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The day I disagreed with Flusser - Page 2

post #16 of 37
Maybe it's an insight from his new book "Geeky Clothes and the Man."  It's got all kinds of great tips like: -- 'why shouldn't a man wear a polo shirt and suspenders together?' -- 'white walking shoes and black knee socks are a dashing way to compliment green bermuda shorts.' -- 'nothing screams elegance like a beige hopsack blazer and a brown "Who Farted?" T-shirt.' LOL
post #17 of 37
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"Yes, especially if you have attractive elbows. Bare wrists cannot dress the hand like a buttoned or a french cuff, but if neckties are de riguer and you can slip on a jacket when needed, as long as your shirt collar flatters and your comfort translates into superior humor, why not share the cool?"
Who knew? And to think the copier repairman was dressing by the rules this entire time ... Cheers, Hoya
post #18 of 37
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Maybe it's an insight from his new book "Geeky Clothes and the Man." It's got all kinds of great tips like: -- 'why shouldn't a man wear a polo shirt and suspenders together?' -- 'white walking shoes and black knee socks are a dashing way to compliment green bermuda shorts.' -- 'nothing screams elegance like a beige hopsack blazer and a brown "Who Farted?" T-shirt.' LOL
'naturally, females are intrinsically attracted to a man who shows his prowess and hands-on ability by taping the bridge of his glasses '
post #19 of 37
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(StevenRocks @ Mar. 19 2005,20:27) Maybe it's an insight from his new book "Geeky Clothes and the Man." It's got all kinds of great tips like: -- 'why shouldn't a man wear a polo shirt and suspenders together?' -- 'white walking shoes and black knee socks are a dashing way to compliment green bermuda shorts.' -- 'nothing screams elegance like a beige hopsack blazer and a brown "Who Farted?" T-shirt.' LOL
'naturally, females are intrinsically attracted to a man who shows his prowess and hands-on ability by taping the bridge of his glasses '
And men who can jiggle their glasses between their thumb and forefinger: Jon.
post #20 of 37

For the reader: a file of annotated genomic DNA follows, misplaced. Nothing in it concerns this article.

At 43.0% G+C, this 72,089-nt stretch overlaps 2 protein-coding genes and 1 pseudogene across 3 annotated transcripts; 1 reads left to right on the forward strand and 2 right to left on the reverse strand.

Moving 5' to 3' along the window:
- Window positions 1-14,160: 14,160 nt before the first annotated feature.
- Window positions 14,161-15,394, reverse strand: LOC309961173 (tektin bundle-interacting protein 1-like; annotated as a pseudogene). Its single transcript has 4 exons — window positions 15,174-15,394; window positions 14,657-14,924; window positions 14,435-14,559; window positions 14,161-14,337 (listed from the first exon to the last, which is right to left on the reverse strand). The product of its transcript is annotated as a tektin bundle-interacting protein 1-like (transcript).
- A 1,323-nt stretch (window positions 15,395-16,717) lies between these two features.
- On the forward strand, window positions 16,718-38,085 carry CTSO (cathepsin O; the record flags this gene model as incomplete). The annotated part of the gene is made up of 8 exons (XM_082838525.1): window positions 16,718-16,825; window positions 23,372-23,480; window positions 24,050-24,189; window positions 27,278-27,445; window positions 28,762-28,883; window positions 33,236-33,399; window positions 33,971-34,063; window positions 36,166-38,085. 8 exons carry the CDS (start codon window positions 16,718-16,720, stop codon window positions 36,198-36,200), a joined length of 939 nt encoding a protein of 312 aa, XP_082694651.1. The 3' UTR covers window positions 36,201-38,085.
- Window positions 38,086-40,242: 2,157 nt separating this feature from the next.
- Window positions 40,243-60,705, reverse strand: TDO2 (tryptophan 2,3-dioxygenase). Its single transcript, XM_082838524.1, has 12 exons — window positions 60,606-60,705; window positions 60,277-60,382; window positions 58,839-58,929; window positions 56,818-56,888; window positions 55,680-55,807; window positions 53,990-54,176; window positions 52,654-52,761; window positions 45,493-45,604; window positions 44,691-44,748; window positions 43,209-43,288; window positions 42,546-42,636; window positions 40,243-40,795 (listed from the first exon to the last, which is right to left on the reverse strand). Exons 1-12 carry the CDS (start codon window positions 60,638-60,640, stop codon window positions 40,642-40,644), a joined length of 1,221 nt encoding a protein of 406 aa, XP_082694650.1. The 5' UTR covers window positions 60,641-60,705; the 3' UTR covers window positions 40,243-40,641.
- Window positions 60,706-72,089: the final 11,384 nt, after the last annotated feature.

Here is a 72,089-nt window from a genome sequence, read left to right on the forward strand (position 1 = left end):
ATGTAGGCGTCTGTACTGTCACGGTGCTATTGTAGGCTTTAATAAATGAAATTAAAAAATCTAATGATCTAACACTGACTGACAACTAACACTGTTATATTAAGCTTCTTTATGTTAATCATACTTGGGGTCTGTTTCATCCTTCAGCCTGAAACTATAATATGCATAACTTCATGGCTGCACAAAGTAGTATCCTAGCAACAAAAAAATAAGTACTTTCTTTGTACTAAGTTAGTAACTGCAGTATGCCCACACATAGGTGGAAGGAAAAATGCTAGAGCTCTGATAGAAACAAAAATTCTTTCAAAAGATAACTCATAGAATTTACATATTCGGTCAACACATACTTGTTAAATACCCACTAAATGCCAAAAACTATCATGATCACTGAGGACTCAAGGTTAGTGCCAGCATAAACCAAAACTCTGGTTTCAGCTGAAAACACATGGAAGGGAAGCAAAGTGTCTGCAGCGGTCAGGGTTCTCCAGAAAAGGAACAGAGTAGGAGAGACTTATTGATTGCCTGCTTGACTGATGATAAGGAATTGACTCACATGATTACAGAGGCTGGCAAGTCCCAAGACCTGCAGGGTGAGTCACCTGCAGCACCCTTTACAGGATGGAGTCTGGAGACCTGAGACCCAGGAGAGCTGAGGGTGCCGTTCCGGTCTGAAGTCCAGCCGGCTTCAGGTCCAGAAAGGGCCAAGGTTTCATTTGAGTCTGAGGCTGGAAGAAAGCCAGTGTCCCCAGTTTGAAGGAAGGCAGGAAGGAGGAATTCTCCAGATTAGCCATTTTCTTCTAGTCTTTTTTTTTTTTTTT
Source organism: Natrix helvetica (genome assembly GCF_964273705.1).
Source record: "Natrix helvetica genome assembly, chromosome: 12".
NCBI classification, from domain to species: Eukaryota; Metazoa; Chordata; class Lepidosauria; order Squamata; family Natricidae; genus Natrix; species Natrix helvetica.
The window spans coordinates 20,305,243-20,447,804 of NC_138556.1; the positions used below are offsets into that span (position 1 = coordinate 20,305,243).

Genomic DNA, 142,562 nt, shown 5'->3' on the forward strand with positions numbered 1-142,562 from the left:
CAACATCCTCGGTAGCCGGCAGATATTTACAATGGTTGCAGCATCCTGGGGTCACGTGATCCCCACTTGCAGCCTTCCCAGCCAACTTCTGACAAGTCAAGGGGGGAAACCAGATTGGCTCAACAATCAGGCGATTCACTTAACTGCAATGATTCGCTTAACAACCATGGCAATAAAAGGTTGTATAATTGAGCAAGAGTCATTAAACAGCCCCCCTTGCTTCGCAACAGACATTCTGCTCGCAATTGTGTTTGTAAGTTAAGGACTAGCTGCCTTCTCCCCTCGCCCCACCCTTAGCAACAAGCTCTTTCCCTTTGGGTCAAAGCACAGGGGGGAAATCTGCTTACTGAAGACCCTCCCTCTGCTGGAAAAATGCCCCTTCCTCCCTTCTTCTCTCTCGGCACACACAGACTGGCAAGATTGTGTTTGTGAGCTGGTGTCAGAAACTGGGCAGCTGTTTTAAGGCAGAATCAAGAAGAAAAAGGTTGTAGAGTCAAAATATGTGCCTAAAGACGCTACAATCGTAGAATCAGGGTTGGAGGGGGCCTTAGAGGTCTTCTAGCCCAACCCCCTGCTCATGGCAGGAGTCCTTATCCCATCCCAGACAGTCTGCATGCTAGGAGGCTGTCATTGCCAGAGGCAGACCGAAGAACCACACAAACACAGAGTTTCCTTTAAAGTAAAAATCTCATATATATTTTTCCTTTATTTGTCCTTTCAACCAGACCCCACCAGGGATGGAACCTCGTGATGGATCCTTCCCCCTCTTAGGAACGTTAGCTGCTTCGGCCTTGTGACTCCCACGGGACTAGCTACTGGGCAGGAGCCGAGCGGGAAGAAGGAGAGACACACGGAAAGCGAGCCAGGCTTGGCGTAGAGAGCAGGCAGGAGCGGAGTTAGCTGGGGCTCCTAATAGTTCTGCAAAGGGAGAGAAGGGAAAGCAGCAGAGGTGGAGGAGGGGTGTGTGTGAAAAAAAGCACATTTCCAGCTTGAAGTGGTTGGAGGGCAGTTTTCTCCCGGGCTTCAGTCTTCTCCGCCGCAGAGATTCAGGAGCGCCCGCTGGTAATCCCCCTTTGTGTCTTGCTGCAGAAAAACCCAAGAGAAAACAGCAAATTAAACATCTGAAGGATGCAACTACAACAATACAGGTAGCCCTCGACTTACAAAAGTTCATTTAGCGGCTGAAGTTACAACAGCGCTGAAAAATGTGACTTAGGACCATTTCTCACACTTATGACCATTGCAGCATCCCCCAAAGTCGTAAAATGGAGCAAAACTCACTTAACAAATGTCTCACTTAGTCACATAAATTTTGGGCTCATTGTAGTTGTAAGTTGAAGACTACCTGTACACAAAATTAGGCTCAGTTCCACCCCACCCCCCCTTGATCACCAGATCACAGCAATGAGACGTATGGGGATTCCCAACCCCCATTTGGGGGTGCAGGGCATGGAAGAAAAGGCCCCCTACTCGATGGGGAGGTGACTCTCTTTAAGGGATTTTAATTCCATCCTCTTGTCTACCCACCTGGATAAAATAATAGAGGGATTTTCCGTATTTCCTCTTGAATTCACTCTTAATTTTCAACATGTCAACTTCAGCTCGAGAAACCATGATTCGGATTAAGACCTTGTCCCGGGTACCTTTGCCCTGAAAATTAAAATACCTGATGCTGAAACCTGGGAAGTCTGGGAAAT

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The question is why doesn't Flusser contribute to this board or AA if he swings that way.
I am a member because I enjoy sharing my shirtmaking knowledge with fellows who enjoy learning. My frame of mind, my station in life, is one of a teacher. This is why I also enjoy owning my little art school in the Hamptons and teaching children on Saturdays and during the Summer. The appreciation I receive from forum members who have come to grasp a previously foreign concept, method, or idea is personally very rewarding. Along with the enjoyment I get from sharing knowledge, I am forced to accept the ever-present defamation and imbecilic sophistry of such unbalanced twits as Marc Grayson/Goldstein who spew forth an unending barrage of exaggerations, innuendo and lies in an effort to injure my reputation. Though at times I wonder why I remain here and put up with such continuous incivility on the part of so very few, I know that is why Alan, and many other industry notables, do not.
I appreciate you contributions here Alex. I don't know what Greyson's beef with you is, or the other way around, but I think most of us, most of the time can view criticism for or against with a healthy dose of skepticism, as the case may be. On Flusser, it would be interesting for him to get on here to defend some of his assertions. I don't have Flusser in mind when I muse on the following, but I wouldn't disallow a consideration of his works: it's interesting to me, and it really could be a separate thread, that so many writers on sartorial matters neglect to cite sources or in any do some rudimentary scholarship when citing anecdotes or precedents for rules. (And I love the rules). I'd like to see more indepth work, but I suppose it's not necessary for books written for the general public. It gets tiresome however when we hear about Albert or Edward not buttoning his button on his waistcoat in phrasing that is so similar to the way another author has written the story. It just becomes too much.
post #21 of 37
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(Horace) it's interesting to me, and it really could be a separate thread, that so many writers on sartorial matters neglect to cite sources or in any do some rudimentary scholarship when citing anecdotes or precedents for rules. (And I love the rules). I'd like to see more indepth work, but I suppose it's not necessary for books written for the general public.